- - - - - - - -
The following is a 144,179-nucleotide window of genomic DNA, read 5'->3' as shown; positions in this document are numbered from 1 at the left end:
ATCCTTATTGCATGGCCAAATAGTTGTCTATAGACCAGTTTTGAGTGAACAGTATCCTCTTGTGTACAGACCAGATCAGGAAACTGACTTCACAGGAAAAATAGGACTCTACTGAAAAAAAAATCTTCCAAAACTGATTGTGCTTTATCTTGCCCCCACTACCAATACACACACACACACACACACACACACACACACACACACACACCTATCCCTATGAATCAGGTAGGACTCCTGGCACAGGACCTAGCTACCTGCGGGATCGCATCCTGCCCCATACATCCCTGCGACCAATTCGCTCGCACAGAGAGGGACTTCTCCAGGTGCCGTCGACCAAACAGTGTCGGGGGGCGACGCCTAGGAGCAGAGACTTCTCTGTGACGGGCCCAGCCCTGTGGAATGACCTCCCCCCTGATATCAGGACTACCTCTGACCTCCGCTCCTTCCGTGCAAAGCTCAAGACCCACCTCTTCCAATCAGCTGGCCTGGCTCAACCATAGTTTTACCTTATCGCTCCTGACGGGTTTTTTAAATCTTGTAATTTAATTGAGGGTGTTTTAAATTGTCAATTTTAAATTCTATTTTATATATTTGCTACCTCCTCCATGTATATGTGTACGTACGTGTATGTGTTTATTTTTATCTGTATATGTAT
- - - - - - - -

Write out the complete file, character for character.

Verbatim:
The following is a 144,179-nucleotide window of genomic DNA, read 5'->3' as shown; positions in this document are numbered from 1 at the left end:
ATCCTTATTGCATGGCCAAATAGTTGTCTATAGACCAGTTTTGAGTGAACAGTATCCTCTTGTGTACAGACCAGATCAGGAAACTGACTTCACAGGAAAAATAGGACTCTACTGAAAAAAAAATCTTCCAAAACTGATTGTGCTTTATCTTGCCCCCACTACCAATACACACACACACACACACACACACACACACACACACACACACCTATCCCTATGAATCAGGTAGGACTCCTGGCACAGGACCTAGCTACCTGCGGGATCGCATCCTGCCCCATACATCCCTGCGACCAATTCGCTCGCACAGAGAGGGACTTCTCCAGGTGCCGTCGACCAAACAGTGTCGGGGGGCGACGCCTAGGAGCAGAGACTTCTCTGTGACGGGCCCAGCCCTGTGGAATGACCTCCCCCCTGATATCAGGACTACCTCTGACCTCCGCTCCTTCCGTGCAAAGCTCAAGACCCACCTCTTCCAATCAGCTGGCCTGGCTCAACCATAGTTTTACCTTATCGCTCCTGACGGGTTTTTTAAATCTTGTAATTTAATTGAGGGTGTTTTAAATTGTCAATTTTAAATTCTATTTTATATATTTGCTACCTCCTCCATGTATATGTGTACGTACGTGTATGTGTTTATTTTTATCTGTATATGTAT